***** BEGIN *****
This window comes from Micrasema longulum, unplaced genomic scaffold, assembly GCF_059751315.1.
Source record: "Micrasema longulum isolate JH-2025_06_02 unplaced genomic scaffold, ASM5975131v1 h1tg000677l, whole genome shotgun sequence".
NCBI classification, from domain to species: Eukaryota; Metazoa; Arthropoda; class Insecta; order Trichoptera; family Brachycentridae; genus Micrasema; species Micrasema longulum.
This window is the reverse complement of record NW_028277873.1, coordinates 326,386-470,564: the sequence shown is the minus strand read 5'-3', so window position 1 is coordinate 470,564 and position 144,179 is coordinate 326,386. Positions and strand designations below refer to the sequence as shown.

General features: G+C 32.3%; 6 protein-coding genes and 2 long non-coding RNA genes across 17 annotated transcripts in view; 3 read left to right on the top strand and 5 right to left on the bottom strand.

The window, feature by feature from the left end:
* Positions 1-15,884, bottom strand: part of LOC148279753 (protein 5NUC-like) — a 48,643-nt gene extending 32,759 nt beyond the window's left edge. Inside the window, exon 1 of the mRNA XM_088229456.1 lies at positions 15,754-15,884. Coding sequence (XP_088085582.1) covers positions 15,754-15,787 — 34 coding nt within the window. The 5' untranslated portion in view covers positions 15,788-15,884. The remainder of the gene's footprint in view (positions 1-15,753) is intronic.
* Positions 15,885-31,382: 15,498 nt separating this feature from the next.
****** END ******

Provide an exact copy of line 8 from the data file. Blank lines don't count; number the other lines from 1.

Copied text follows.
* Positions 15,885-31,382: 15,498 nt separating this feature from the next.